Spain on Sunday (18 August) offered to allow a charity boat situated off the coast of Italy with more than 100 people on board to dock at the nearest Spanish port after the Open Arms charity rejected a plan to dock in Algeciras because it was too far away.
The migrants, most of whom are African, had been picked up by the charity’s boat – also called Open Arms – off the coast of Libya in the past two weeks and have been waiting to disembark on the southern Italian island of Lampedusa.
Italy’s far-right Interior Minister Matteo Salvini has ordered his officials not to let them disembark, though he made a partial concession on Saturday by allowing 27 minors to leave the boat, saying he had only agreed to this at the insistence of Prime Minister Giuseppe Conte.
After the charity rejected the plan to go to Algeciras, in southern Spain, the Spanish government offered the captain of the boat the option to dock at the nearest Spanish port, but had not received an answer, the prime minister’s office said.
An Open Arms spokeswoman confirmed to Reuters that the boat still had not answered Spain’s proposal.
After rejecting the offer to dock at Algeciras, Open Arms asked Italy to allow the migrants to disembark on Lampedusa, citing a deterioration in their physical and psychological conditions, it announced on Twitter. “If the worst happens, Europe and Salvini will be responsible,” it said.
Charity rescue boats have largely disappeared from the Mediterranean over the past year because of tighter government controls and lengthy offshore standoffs.
The Open Arms charity had said earlier on Sunday the vessel could not go to Algeciras as it was a long trip that would risk the wellbeing of the migrants. “We are in a state of extreme humanitarian emergency. What they need is to be disembarked now,” an Open Arms spokeswoman said. “It is unthinkable to sail for six days.”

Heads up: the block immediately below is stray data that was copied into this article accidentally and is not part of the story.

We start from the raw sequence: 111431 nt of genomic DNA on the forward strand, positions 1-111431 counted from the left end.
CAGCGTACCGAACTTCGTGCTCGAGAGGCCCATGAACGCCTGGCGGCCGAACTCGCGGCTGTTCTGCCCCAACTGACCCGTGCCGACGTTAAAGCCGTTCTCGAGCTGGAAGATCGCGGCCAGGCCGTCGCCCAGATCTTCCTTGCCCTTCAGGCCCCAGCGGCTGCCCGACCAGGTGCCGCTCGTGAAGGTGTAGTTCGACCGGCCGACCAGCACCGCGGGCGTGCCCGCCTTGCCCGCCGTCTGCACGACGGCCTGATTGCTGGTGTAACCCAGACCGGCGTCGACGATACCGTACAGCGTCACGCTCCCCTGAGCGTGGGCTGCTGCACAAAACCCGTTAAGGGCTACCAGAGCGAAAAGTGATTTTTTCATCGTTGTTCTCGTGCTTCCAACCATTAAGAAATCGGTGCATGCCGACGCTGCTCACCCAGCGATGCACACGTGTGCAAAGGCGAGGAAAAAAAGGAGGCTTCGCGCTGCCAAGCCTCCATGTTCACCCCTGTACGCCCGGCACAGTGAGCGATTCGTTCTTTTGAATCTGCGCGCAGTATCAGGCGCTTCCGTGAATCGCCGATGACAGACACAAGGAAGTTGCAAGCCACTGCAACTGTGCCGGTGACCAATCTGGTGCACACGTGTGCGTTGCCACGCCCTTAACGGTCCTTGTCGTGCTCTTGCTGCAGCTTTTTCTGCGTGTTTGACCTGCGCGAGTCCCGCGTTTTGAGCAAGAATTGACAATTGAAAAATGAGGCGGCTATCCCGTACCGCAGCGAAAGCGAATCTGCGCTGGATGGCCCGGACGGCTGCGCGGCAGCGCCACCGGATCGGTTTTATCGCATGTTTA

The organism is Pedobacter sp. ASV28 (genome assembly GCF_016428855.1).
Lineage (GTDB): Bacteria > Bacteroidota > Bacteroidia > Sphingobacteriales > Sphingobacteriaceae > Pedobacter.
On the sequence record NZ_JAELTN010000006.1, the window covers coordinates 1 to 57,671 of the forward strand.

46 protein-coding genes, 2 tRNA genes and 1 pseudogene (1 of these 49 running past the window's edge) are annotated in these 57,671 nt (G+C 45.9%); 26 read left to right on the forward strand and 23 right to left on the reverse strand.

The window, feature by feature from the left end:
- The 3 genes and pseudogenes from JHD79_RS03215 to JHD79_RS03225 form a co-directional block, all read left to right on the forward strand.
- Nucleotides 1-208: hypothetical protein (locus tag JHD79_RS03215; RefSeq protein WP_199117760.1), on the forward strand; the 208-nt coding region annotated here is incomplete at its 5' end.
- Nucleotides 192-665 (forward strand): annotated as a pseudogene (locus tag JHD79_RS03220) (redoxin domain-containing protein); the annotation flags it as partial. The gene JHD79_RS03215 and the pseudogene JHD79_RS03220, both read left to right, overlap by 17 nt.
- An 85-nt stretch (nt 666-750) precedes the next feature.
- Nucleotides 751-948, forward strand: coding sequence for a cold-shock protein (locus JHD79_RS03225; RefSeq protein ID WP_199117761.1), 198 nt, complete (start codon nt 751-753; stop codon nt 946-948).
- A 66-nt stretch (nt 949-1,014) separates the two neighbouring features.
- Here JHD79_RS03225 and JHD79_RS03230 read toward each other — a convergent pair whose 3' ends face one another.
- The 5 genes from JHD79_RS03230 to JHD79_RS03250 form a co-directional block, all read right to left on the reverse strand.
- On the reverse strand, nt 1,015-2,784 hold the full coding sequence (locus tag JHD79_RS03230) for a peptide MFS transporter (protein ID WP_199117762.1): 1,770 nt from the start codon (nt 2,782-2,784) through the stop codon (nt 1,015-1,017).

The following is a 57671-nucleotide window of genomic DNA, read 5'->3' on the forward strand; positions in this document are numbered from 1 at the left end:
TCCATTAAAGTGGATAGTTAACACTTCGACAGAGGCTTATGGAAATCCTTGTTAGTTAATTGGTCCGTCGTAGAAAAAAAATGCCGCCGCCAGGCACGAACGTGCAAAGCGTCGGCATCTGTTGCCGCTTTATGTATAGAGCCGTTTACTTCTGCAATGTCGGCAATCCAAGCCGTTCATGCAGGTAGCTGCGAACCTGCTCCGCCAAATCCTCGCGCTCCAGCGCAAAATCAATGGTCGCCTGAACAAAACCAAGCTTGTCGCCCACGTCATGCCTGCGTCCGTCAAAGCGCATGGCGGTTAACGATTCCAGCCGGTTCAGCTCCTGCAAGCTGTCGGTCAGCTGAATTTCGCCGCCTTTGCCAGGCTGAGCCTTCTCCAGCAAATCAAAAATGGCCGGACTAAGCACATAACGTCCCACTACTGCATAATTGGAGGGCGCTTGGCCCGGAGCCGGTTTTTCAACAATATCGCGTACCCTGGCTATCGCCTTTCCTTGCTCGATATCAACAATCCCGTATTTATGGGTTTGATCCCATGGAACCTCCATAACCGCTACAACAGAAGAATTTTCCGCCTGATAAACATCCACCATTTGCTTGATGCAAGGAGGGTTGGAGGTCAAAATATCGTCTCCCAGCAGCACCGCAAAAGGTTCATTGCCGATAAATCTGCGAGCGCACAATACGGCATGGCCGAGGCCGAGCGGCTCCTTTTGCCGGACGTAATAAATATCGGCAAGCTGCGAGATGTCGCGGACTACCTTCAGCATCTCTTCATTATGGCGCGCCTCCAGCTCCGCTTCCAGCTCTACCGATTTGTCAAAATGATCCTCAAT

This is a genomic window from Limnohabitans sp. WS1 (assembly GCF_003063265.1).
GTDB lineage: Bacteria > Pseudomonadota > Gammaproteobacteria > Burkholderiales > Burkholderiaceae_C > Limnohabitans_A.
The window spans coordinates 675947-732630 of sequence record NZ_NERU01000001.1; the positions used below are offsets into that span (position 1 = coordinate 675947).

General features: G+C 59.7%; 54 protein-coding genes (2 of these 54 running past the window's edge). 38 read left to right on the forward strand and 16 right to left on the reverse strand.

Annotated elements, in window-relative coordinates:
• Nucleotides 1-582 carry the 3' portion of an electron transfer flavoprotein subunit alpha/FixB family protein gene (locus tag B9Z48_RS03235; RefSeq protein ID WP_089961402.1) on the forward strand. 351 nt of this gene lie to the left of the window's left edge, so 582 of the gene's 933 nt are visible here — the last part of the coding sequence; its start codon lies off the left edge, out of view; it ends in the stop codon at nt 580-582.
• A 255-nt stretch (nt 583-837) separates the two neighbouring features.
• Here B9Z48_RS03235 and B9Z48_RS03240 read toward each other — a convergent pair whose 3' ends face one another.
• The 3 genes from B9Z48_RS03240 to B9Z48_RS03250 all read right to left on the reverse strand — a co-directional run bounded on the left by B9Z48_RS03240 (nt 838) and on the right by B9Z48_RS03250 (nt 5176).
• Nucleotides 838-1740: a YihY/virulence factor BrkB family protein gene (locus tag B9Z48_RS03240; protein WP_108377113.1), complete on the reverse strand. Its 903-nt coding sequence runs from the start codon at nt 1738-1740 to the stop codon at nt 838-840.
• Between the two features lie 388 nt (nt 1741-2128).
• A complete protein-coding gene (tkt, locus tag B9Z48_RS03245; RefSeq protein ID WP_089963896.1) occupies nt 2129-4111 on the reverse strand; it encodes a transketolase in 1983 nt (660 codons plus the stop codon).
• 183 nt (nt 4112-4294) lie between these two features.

Salvini, who had welcomed Spain’s offer as a vindication of his hardline stance, said Open Arms’ refusal to accept it was “incredible and unacceptable”.
“Italy is not the refugee camp of Europe,” he said.
With Salvini – who as leader of the ruling League party has built his popularity on a vigorous campaign against illegal immigration – refusing to budge, and Open Arms refusing to take the migrants elsewhere, the standoff looks intractable.
It may end with Conte, a former academic who is not a member of any party, again stepping in to overrule Salvini.
France, Germany, Romania, Portugal, Spain and Luxembourg this week said they would help to relocate the migrants. That scheme would take place once the migrants disembark in Algeciras, the Spanish government said.
Spain also criticised the “inconceivable response of Italian authorities”, especially Salvini’s.
Before Open Arms’ rejection of Spain’s offer to dock at Algeciras, Salvini had renewed his attacks on Open Arms, accusing it of lying about the condition of the migrants. He said a medical inspection by Italian authorities had shown no emergency on board.
“They tell us to let the sick off the boat and they turn out not to be sick; they say let the minors off and a lot of them turn out not to be minors; we check the medical emergency and there is no emergency,” he said on Facebook.
Open Arms said that a few migrants had jumped off the boat. It posted a video on Twitter of what it said were migrants from the boat trying to swim to shore before being caught by rescuers who jumped in after them.